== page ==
When the oil is hot, add enough sliced onion to make one layer, and fry over medium heat, stirring occasionally, until the onion is a golden to mahogany color. Remove the onion with a slotted spoon and drain on paper towels. Repeat with the remaining onion.

Tip: The oil can be reused and will impart a flavor of the onions.

http://www.baronesstapuzina.com/2010/07/12/mujadarah-essaus-bowl-of-goodness/

Jul 072010
 

Pisto is the Spanish version of ratatouille. There are many versions of this dish, and this vegetable stew is sometimes used as a filling for empanadas. I am not usually a fan of ratatouille because I find that most restaurants or people cook the dish to death and the vegetables just end up a slimy mess. But when I found a recipe for pisto using pumpkin and butternut squash, I had to try it.

I used a Delicata pumpkin that I bought at the Orbanics market, and a butternut squash for this recipe. The pumpkin had a yellow flesh, that is not as sweet as the orange fleshed pumpkin we can buy here to use primarily in soup and couscous. I loved this recipe. It is full of flavor and goes well with chicken and lamb. I served it with roasted chicken with sumac, onion and pine nuts. You could also serve it as a main dish with rice.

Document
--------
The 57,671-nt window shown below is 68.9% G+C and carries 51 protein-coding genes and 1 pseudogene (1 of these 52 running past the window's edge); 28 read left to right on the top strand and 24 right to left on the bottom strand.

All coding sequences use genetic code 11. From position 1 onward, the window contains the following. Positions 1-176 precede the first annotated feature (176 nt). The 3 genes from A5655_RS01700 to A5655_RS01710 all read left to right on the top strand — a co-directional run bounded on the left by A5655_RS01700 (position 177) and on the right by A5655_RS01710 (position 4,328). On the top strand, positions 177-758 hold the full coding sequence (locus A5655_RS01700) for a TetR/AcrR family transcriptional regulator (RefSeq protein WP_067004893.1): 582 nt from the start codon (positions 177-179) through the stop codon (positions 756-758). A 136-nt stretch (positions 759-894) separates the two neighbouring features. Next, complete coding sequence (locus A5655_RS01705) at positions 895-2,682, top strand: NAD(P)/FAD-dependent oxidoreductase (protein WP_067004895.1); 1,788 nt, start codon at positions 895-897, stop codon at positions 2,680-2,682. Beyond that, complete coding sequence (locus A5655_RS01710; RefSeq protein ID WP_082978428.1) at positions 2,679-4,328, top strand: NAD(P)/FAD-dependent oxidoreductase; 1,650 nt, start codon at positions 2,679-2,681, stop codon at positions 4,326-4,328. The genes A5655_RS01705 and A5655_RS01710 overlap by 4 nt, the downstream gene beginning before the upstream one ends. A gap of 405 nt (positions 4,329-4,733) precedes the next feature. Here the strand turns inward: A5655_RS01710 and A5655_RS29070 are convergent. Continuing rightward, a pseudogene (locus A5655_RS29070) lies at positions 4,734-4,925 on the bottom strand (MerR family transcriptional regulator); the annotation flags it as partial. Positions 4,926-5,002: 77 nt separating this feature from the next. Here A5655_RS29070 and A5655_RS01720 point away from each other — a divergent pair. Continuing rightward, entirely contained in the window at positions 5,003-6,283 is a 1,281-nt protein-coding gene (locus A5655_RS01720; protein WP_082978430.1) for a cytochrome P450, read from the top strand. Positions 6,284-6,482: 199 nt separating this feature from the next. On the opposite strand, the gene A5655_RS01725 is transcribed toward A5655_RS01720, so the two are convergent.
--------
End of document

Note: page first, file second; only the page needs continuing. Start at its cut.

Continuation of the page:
Pumpkin Pisto

Serving Size: 4

Recipe from Moro East by Sam and Sam Clark

800g (1-3/4lb) peeled and seeded pumpkin or butternut squash or a combination of both, cut into 2cm (3/4 of an inch) chunks

1/2 teaspoon sea salt

6 tablespoons olive oil

1-1/2 large or 3 medium onions, roughly chopped

1 red pepper, seeded and cut into 1 cm (1/3 of an inch) chunks

2 garlic cloves, thinly sliced

4 bay leaves, preferably fresh

1-1/2 teaspoons finely chopped fresh rosemary

1 tablespoon chopped fresh oregano or marjoram

A few grates of nutmeg

1/2 teaspoon ground cumin

12 tablespoons (180ml) passata

2 tablespoons red wine vinegar and a pinch of sugar, mixed with 4 tablespoons water

2 tablespoons pine nuts, lightly toasted

Sprinkle the pumpkin with the salt and set aside. In a large, deep frying pan (about 30cm or 11 inches in diameter), heat the olive oil over medium heat. Add the onions with a pinch of salt and stir until the onions are soft and light brown.

Add the red pepper and saute for an additional 10 minutes. Add the garlic, bay leaves and rosemary, and continue to cook for a couple of minutes. Add the pumpkin and reduce the heat; saute for about 20 minutes or until the pumpkin is barely soft. Add the oregano or marjoram, nutmeg, cumin and the passata. Cook for 5-10 minutes, until the pumpkin is tender. Add the vinegar-water, and salt and pepper to taste. Serve warm, with the toasted pine nuts.

http://www.baronesstapuzina.com/2010/07/07/pumpkin-pisto/

Related Posts with Thumbnails